Once Bipartisan, an Election Security Bill Collapses in Rancor

WASHINGTON — The purpose of the bill seemed unassailable: to ensure that state officials could protect their elections against the kind of hacking or interference that has clouded the 2016 campaign.

Although it started out backed by election integrity advocates and powerful senators from both parties, the Secure Elections Act has now all but collapsed.

Lawmakers modified one of the bill’s key provisions after hearing relentless complaints from state officials, prompting many of its advocates to pull their support. Then last week delivered what one of the bill’s co-sponsors called “the gut punch” — the formal meeting to draft the bill before sending it to the floor was abruptly postponed, and the White House offered a statement critical of the legislation later that same day.

No timetable has since been offered to reschedule it, and the election is two months away.

“The message it sends to elections officials is that there isn’t a sense of urgency or priority to get this done,” said Alex Padilla, California’s secretary of state.

Introduced by Senators Amy Klobuchar, Democrat of Minnesota, and James Lankford, Republican of Oklahoma, the bill would require states to use backup paper ballots and to implement postelection audits to ensure that voting systems were not compromised. It would also establish clear lines of communication between state election officials, the Department of Homeland Security and voting machine vendors.

Though frustrated by the delay, Mr. Lankford remained hopeful.

“People only start fighting over words and phrases and grammar in a bill when they actually think it’s going to pass,” Mr. Lankford said.

Ms. Klobuchar was more circumspect: “I’m optimistic only because no one has put a dagger in it yet.”

But while they repeat their mantra — “this isn’t a partisan issue, it’s a national security issue” — many of the divisions over the bill are now along partisan lines. Republicans say the measure oversteps Congress’s authority. Democrats, pointing to warnings from the nation’s top intelligence and cybersecurity officials, accuse Republicans of exhibiting indifference to attacks on American democracy.

Last week, the White House joined the argument, suggesting the bill violates states’ rights.

“We cannot support legislation with inappropriate mandates or that moves power or funding from the states to Washington for the planning and operation of elections,” spokeswoman Lindsay Walters said.

For now, the ebbing of Republican support has put the bill on ice. Senator Roy Blunt of Missouri, chairman of the Senate Rules Committee, said in a statement that “additional majority support” would be necessary for “a truly bipartisan election security bill to reach the floor.” He said that individual secretaries of state had expressed concerns, singling out Jim Condos, president of the National Association of Secretaries of State.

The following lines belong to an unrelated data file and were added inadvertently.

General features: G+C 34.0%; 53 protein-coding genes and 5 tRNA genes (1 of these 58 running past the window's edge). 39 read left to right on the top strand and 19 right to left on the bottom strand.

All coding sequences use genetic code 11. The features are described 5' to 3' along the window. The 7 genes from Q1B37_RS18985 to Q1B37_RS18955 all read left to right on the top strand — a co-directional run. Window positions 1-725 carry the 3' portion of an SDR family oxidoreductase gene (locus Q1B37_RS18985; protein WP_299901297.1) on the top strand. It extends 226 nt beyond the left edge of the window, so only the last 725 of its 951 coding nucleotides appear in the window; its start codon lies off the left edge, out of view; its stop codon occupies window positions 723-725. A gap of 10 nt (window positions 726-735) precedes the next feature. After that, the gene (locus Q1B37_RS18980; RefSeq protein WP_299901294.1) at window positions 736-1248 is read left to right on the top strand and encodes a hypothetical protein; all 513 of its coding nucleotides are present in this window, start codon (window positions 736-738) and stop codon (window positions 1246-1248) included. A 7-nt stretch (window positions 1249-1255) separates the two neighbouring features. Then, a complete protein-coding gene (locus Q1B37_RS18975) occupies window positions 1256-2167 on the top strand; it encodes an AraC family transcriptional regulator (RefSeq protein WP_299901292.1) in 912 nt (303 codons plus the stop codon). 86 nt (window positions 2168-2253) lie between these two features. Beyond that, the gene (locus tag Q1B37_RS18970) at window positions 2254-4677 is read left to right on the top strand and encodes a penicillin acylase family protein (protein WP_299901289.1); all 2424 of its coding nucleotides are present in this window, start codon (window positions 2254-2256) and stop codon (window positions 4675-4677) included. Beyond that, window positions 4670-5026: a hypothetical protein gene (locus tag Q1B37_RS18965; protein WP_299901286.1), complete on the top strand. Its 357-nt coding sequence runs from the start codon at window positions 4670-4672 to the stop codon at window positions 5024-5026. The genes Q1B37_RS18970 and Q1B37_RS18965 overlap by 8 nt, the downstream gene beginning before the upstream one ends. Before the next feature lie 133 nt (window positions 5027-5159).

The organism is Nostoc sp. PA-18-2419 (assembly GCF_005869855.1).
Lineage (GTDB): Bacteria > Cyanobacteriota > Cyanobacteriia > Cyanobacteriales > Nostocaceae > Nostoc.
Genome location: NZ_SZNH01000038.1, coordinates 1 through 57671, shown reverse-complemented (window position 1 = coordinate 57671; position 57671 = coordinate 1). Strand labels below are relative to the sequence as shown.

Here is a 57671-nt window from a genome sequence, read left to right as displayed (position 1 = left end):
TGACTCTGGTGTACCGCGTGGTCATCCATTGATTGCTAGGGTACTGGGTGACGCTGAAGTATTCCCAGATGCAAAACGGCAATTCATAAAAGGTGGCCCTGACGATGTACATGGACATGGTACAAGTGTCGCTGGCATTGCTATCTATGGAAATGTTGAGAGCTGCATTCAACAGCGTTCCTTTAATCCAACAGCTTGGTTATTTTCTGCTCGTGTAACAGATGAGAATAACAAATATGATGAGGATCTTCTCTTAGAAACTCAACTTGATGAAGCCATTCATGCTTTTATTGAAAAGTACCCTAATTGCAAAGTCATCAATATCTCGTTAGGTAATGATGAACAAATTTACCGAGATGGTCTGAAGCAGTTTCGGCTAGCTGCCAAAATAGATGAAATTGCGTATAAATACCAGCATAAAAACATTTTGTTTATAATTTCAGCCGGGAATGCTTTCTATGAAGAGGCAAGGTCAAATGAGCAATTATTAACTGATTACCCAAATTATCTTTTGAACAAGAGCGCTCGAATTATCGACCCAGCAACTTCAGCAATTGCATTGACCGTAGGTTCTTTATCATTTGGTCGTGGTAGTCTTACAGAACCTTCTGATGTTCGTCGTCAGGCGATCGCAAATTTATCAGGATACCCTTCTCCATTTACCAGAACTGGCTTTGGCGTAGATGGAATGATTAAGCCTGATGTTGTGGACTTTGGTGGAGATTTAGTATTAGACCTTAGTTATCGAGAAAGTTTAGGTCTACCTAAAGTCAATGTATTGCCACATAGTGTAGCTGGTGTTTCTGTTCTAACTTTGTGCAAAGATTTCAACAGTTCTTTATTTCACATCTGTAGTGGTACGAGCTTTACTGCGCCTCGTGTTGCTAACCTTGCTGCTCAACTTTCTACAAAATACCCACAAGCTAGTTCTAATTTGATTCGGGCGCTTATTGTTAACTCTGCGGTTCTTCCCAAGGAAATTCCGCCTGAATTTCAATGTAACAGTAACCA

Mr. Condos, Vermont’s Democratic secretary of state who twice testified to Congress in favor of the bill, said he was “thrown under the bus.”

“I had no intent of postponing the bill; I just was offering insight” after reporters asked him specific questions, Mr. Condos said. “I do support moving the bill forward, though I would hope there would be some necessary changes made.”

Of biggest concern, he said, is the requirement that states conduct a postelection audit after federal elections to ensure its integrity was not compromised.

The first version of the bill established a pilot program that would require state election officials to manually tally randomly selected ballots to ensure the reported outcome of the election is correct.

Some secretaries of state called that too onerous and costly, and the pilot program came out. In response, election integrity advocates yanked their support.

“The bill as it is, we now oppose it,” said Jacob Hoffman-Andrews, senior staff technologist at the Electronic Frontier Foundation, a digital advocacy group. “We don’t think it reaches the minimum bar.”

But Republican election officials — and some Democrats — say that unless the bill allocates additional funding to states, it is essentially an unfunded mandate.

“You have local jurisdictions that are cash strapped. Now you’re going to add more requirements to process ballots,” said Kim Wyman, Washington state’s chief election official. “Congress adds these requirements, but they’ve got to provide funding or you’re setting them up to fail.”

Ms. Klobuchar said she hopes to introduce an amendment that would provide state election officials with additional funding.

But Mr. Lankford is not on board. He said Congress already disbursed $380 million to the states for the purpose of election improvements.

“While I’m sure states would love to have more money,” he said, “this is not some new mandate on states. They already have the responsibility to be able to manage it in a way that’s reliable and trustworthy.”

Eric Rosenbach, a former assistant secretary of defense for global security who has been following the legislation, is optimistic that the bill will pass, saying that some of the political tensions surrounding the bill may ease after the midterm elections in November.

Still, Mr. Rosenbach said, “I’m just nervous the price of not having the perfect bill will mean we don’t have anything. It seems like a pretty heavy price to pay.”

A version of this article appears in print on , on Page A12 of the New York edition with the headline: Once-Bipartisan Bill To Safeguard Elections Falls After ‘Gut Punch’. Order Reprints | Today’s Paper | Subscribe